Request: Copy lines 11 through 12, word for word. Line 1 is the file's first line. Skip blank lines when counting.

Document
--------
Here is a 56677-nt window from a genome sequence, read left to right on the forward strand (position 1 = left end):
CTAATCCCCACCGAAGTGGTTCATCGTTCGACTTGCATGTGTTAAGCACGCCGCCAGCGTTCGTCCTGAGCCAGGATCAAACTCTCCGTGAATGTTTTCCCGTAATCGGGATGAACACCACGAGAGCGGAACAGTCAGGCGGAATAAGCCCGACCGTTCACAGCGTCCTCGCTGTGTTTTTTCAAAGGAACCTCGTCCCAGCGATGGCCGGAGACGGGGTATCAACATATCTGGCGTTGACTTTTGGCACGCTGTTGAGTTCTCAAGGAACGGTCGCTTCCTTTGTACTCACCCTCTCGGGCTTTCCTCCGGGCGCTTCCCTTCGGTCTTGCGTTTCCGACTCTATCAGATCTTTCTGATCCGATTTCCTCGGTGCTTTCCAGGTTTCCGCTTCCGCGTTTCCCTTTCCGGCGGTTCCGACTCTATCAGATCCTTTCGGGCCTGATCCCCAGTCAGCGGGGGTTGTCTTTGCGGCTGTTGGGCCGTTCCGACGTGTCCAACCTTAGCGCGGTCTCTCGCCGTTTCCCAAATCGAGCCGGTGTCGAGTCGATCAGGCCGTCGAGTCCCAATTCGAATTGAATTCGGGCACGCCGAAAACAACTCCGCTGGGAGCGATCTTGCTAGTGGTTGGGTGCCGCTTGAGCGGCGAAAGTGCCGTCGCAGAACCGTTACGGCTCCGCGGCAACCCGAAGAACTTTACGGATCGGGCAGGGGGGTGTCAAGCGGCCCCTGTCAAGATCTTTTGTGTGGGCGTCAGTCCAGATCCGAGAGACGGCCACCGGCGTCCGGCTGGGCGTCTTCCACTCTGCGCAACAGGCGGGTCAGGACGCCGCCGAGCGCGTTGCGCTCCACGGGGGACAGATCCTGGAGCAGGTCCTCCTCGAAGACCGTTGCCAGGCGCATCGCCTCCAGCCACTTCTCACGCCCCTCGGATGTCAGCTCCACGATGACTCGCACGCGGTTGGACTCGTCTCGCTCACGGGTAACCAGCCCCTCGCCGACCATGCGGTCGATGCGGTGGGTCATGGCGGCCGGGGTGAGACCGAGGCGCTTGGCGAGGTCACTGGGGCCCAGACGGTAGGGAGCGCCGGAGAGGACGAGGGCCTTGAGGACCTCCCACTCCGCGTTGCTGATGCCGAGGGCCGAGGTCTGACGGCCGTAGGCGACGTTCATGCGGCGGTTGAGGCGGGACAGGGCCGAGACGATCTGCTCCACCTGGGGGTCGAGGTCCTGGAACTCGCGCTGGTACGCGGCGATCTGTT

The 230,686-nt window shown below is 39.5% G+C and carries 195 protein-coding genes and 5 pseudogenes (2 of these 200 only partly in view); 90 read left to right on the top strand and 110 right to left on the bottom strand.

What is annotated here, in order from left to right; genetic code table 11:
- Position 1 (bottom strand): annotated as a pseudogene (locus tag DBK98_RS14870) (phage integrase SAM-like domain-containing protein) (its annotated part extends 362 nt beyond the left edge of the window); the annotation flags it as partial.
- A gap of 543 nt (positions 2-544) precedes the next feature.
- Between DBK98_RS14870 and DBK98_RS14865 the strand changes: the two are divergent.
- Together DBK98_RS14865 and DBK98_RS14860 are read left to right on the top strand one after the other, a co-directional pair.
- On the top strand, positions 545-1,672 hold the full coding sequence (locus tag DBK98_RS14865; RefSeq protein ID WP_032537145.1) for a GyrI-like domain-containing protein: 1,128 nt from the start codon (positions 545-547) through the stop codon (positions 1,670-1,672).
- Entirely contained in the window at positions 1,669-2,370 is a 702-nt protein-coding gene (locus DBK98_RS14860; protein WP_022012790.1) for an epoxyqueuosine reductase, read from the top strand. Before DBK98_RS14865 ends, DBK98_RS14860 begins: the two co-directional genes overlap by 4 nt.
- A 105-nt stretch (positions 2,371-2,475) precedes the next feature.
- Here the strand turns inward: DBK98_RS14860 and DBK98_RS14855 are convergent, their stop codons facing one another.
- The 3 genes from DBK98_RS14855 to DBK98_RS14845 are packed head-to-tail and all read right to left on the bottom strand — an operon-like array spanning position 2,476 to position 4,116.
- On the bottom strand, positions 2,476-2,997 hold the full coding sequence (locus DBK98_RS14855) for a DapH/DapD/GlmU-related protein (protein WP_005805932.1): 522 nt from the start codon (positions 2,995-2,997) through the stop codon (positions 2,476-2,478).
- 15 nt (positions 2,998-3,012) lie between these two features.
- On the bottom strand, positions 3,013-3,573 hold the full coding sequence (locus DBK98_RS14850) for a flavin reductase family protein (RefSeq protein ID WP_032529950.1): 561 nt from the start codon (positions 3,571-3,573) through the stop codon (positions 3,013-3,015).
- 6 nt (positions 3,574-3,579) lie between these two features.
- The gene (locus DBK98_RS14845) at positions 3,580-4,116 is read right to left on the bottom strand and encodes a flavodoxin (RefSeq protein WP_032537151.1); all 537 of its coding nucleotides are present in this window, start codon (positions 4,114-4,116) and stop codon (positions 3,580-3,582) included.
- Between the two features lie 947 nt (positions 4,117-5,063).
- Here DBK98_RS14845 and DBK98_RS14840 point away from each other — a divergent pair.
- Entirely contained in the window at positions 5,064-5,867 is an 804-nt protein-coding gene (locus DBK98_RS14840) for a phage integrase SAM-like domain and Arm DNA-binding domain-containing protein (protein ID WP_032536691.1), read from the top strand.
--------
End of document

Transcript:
- A 105-nt stretch (positions 2,371-2,475) precedes the next feature.
- Here the strand turns inward: DBK98_RS14860 and DBK98_RS14855 are convergent, their stop codons facing one another.